Mars like you’ve never seen it before: ‘Live’ images of the Red Planet are set to air TODAY – here’s how to watch
No human being has ever set foot on Mars, despite our hopes of doing so in the near future.
Now, for the first time, we’ll see Mars ‘live’ as images are streamed in near real time from the Red Planet’s surface, directly on YouTube.
Mars has only been seen in the past, through images of orbiters and landers exploring it, usually a few days after the shot.
But to celebrate the 20th anniversary of ESA’s Mars Express spacecraft orbiting the Red Planet, experts have spent weeks developing tools that would allow images from the probe’s camera to be streamed live for a whole hour.
Mars is the fourth planet from the Sun – a dusty, cold, desert world with a thin atmosphere. For the first time, we will see Mars “live” as images are streamed in near real time from the Red Planet’s surface, directly to YouTube. Pictured is Mars captured by the Hubble Telescope
New footage will be released approximately every 50 seconds, starting around 5pm UK time.
The Mars Express Visual Surveillance Camera has previously discovered the evolution of a rare elongated cloud formation hovering over one of Mars’ most famous volcanoes – the 20 km high Arsia Mons.
“This is an old camera, originally intended for engineering purposes, at a distance of almost three million kilometers from Earth,” said James Godfrey, space operations manager at the mission control center. of ESA in Darmstadt, Germany.
“It’s never been tried before and to be honest, we’re not 100% sure it will work.”
“But I’m pretty optimistic. Normally we see images of Mars and know they were taken days ago.
“I’m excited to see Mars as it is now – as close to a Martian ‘now’ as possible!”
Due to the large distance between Earth and Mars – around 140 million miles on average – there will actually be a slight delay in transmission.
During Friday’s hour-long live stream, the time between images taken from orbit around Mars and appearing on screen will be approximately 18 minutes.
The ESA said: “That’s 17 minutes for light to travel from Mars to Earth in its current configuration, and about a minute to traverse cables and servers on the ground.”
On Friday, to celebrate the 20th anniversary of ESA’s Mars Express (pictured here), you’ll have the chance to get as close to Mars as possible.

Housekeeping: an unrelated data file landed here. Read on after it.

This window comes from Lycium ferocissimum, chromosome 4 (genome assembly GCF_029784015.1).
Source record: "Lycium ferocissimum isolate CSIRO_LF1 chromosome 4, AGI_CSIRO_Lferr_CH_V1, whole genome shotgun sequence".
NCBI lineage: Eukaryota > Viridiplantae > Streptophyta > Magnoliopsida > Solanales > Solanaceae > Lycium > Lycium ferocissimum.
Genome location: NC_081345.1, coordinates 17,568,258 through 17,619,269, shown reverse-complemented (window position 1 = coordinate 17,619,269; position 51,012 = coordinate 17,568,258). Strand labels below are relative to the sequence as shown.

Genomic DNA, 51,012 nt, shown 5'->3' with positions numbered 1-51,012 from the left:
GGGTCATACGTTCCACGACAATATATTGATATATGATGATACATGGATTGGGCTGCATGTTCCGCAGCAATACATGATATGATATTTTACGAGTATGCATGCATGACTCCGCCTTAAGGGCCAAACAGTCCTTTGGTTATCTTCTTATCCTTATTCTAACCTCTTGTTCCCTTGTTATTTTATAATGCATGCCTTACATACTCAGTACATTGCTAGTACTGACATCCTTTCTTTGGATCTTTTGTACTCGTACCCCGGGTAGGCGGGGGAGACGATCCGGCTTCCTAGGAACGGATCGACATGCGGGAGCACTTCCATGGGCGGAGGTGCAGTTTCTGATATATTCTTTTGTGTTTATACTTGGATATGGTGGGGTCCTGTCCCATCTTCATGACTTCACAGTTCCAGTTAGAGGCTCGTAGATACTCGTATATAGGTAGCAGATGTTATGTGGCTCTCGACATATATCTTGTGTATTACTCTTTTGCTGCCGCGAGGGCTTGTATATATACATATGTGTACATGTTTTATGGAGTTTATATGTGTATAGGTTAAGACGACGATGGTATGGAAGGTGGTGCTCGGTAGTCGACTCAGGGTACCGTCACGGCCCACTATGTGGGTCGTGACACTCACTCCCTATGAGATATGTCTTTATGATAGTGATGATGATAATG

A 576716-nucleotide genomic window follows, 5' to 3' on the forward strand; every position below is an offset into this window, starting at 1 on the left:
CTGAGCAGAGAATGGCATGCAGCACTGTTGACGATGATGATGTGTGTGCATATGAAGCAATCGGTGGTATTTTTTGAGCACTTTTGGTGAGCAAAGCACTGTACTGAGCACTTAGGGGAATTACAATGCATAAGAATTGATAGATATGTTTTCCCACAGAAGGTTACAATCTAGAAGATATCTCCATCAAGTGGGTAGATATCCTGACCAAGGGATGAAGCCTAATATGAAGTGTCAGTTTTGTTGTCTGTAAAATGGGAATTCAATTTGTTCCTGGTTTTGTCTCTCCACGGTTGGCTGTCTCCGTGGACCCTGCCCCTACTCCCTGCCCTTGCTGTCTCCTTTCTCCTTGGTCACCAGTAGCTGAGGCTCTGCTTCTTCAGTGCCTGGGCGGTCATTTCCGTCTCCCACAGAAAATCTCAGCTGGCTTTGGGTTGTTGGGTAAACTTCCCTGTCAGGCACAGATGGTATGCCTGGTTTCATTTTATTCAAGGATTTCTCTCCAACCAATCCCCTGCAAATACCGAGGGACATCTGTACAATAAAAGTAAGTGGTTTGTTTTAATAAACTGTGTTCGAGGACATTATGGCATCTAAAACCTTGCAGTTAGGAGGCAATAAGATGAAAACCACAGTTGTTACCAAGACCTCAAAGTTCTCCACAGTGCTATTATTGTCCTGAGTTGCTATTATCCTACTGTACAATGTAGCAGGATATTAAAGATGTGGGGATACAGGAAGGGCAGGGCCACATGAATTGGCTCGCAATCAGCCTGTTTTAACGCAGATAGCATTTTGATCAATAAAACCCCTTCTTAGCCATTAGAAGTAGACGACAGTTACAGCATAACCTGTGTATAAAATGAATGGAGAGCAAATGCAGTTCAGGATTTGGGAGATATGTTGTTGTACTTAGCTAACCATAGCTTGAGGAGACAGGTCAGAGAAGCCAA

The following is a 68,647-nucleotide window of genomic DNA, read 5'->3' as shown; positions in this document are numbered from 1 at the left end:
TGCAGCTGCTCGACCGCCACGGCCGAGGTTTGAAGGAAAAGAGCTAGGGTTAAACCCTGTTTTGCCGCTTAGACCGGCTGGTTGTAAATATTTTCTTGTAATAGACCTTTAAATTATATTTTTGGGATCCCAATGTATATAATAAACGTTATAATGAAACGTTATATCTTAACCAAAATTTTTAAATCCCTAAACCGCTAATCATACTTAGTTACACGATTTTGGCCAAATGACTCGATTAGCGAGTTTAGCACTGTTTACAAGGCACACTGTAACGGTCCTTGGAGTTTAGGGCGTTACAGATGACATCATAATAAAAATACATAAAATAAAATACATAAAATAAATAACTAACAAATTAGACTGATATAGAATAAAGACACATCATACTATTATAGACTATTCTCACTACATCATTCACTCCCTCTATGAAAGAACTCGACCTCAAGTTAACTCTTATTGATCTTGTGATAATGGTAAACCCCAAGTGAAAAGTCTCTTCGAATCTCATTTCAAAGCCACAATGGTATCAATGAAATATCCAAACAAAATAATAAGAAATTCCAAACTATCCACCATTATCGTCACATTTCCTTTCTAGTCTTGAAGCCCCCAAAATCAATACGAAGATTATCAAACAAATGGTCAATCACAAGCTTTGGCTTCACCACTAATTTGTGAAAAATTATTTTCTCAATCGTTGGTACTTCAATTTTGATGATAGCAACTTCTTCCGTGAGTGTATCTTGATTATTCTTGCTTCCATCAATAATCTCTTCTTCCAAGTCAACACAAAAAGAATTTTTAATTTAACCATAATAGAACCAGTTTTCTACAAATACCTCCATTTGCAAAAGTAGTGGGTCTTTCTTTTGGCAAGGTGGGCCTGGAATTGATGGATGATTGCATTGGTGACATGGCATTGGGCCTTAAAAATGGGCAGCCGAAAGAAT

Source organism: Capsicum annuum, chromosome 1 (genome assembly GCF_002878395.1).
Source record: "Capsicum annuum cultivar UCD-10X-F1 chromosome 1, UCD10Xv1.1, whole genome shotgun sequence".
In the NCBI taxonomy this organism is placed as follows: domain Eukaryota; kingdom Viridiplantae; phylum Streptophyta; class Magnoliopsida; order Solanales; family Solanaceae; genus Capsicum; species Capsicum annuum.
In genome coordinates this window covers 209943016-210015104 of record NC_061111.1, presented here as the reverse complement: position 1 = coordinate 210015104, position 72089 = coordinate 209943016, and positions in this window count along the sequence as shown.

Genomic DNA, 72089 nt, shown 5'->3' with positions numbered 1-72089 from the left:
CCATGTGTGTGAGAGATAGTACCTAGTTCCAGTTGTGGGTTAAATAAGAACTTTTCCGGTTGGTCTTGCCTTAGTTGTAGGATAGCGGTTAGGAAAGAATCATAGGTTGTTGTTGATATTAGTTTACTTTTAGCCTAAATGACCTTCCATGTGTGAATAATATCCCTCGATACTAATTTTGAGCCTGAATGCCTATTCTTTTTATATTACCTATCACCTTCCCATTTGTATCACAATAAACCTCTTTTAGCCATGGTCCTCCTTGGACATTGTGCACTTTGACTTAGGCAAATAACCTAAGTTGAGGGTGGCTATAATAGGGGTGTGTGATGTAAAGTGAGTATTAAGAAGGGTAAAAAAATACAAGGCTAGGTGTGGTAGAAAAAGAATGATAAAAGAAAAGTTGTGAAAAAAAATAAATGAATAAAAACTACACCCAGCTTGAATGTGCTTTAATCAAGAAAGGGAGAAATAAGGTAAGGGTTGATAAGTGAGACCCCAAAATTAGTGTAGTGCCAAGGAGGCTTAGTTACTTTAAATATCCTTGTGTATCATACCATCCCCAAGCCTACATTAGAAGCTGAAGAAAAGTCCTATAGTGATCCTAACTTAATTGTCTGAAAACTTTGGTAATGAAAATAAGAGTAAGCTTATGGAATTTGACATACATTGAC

There are only a few historical examples where humans on Earth have seen live images or video from space, including NASA’s DART mission that crashed a probe into a moon, and the Apollo missions.
Mars Express, so called because of its rapid and streamlined development time, represents the European Space Agency’s (ESA) first visit to another planet in the solar system.
The spacecraft, launched in 2003, borrowed technology from ESA’s Rosetta and Mars 96 missions.
Since science operations began in 2004, the sustainable orbiter has given scientists a whole new view of Earth’s intriguing neighbor.
It now helps answer fundamental questions about the geology, atmosphere, surface environment, water history and potential for life on Mars.
March: the basics
Mars is the fourth planet from the sun, with a dusty, cold and “nearly dead” desert world with a very thin atmosphere.
Mars is also a dynamic planet with seasons, polar caps, canyons, extinct volcanoes, and evidence that it was even more active in the past.
It is one of the most explored planets in the solar system and the only planet that humans have sent rovers to explore.
This image taken by NASA’s Curiosity Mars rover shows a close-up of the wavy textures on Mars
A day on Mars lasts just over 24 hours and a year has 687 Earth days.
Facts and figures
Orbital period: 687 days
Area: 55.91 million mi²
Distance from the Sun: 145 million miles
Gravity: 3.721 m/s²
Ray: 2,106 miles
Moons: Phobos, Deimos